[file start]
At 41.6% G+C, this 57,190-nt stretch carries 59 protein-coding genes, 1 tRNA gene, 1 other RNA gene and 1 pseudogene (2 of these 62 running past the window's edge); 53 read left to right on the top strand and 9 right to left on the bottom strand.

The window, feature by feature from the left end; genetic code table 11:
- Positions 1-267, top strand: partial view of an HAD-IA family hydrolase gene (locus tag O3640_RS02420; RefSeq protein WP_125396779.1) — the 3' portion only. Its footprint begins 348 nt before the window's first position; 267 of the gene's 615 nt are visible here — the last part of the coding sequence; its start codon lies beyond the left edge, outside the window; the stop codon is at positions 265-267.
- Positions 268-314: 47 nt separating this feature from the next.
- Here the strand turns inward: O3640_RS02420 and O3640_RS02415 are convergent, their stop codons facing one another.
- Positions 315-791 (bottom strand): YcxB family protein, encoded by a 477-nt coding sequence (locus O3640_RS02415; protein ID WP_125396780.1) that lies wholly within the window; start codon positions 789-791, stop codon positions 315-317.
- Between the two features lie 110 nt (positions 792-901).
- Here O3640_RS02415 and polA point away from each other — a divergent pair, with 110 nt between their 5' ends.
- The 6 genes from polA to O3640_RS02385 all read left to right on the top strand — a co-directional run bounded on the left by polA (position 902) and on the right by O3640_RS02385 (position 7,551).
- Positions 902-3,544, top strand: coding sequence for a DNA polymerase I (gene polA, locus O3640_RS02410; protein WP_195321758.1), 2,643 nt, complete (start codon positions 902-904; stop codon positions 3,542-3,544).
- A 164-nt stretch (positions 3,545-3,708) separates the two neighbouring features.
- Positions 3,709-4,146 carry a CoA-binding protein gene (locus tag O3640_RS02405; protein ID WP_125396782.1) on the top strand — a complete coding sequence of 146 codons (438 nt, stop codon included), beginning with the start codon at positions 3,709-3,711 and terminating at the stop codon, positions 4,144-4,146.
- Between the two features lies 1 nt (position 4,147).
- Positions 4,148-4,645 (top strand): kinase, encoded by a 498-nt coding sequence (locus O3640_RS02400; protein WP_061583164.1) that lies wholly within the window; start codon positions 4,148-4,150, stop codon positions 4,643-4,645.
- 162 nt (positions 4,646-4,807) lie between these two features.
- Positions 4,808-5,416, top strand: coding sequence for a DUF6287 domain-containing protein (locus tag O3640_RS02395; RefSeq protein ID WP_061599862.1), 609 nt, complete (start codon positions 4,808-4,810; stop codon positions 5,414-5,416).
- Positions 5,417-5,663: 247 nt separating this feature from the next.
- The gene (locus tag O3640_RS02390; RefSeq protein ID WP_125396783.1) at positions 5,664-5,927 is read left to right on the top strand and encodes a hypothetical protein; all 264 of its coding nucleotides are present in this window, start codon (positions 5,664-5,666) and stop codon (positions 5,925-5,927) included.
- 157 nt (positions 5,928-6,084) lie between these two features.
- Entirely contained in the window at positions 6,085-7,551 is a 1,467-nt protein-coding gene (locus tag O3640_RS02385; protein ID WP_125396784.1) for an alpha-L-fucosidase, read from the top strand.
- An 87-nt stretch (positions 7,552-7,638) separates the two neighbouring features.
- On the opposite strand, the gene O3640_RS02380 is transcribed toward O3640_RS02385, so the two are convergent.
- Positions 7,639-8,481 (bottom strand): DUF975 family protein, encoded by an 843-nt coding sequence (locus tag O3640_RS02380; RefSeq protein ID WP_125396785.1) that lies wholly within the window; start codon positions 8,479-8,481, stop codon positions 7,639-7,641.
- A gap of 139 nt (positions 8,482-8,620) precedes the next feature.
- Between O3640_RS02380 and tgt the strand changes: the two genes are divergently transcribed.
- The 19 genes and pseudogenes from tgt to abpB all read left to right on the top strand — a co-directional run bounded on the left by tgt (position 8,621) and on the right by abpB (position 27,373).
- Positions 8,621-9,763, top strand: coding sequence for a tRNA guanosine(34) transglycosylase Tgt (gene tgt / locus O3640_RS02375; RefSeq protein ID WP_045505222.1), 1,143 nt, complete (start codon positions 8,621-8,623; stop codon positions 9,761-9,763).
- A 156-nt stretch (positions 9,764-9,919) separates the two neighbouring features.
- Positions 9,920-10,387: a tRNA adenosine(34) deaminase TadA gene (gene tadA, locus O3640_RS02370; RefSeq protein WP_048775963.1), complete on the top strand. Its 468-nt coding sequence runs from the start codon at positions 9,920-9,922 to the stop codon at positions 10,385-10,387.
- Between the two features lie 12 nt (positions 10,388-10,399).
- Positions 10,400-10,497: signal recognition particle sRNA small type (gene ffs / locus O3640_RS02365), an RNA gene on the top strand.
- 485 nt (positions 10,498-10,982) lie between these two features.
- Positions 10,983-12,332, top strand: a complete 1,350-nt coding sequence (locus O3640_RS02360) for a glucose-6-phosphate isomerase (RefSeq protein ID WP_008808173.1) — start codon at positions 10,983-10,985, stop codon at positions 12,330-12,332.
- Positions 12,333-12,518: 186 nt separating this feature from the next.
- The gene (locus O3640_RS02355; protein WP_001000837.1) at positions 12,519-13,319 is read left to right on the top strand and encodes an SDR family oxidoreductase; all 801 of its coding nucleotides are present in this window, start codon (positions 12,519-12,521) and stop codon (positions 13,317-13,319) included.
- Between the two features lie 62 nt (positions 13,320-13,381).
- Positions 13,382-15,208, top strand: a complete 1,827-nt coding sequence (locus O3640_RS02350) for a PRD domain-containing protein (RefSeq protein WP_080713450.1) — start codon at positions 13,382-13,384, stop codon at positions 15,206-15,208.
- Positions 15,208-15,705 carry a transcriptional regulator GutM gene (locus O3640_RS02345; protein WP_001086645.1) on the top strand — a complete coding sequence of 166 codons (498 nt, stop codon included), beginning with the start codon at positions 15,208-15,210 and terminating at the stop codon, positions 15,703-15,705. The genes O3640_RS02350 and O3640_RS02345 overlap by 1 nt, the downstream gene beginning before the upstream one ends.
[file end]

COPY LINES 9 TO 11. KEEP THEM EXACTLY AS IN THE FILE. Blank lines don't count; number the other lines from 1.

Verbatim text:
- The 6 genes from polA to O3640_RS02385 all read left to right on the top strand — a co-directional run bounded on the left by polA (position 902) and on the right by O3640_RS02385 (position 7,551).
- Positions 902-3,544, top strand: coding sequence for a DNA polymerase I (gene polA, locus O3640_RS02410; protein WP_195321758.1), 2,643 nt, complete (start codon positions 902-904; stop codon positions 3,542-3,544).
- A 164-nt stretch (positions 3,545-3,708) separates the two neighbouring features.